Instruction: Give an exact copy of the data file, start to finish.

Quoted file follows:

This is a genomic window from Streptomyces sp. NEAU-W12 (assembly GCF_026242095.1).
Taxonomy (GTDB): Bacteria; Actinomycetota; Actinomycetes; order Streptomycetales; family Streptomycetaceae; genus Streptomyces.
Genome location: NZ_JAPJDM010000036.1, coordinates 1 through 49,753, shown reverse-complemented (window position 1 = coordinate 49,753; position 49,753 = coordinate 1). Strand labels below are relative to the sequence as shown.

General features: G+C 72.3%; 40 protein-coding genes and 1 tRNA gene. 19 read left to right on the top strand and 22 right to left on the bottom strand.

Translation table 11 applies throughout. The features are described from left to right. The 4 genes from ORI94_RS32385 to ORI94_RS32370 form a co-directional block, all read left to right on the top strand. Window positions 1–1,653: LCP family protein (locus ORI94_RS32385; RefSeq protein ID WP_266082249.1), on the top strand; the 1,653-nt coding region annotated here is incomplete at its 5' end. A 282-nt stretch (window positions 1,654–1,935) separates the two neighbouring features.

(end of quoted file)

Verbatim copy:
This is a genomic window from Streptomyces sp. NEAU-W12 (assembly GCF_026242095.1).
Taxonomy (GTDB): Bacteria; Actinomycetota; Actinomycetes; order Streptomycetales; family Streptomycetaceae; genus Streptomyces.
Genome location: NZ_JAPJDM010000036.1, coordinates 1 through 49,753, shown reverse-complemented (window position 1 = coordinate 49,753; position 49,753 = coordinate 1). Strand labels below are relative to the sequence as shown.

General features: G+C 72.3%; 40 protein-coding genes and 1 tRNA gene. 19 read left to right on the top strand and 22 right to left on the bottom strand.

Translation table 11 applies throughout. The features are described from left to right. The 4 genes from ORI94_RS32385 to ORI94_RS32370 form a co-directional block, all read left to right on the top strand. Window positions 1–1,653: LCP family protein (locus ORI94_RS32385; RefSeq protein ID WP_266082249.1), on the top strand; the 1,653-nt coding region annotated here is incomplete at its 5' end. A 282-nt stretch (window positions 1,654–1,935) separates the two neighbouring features.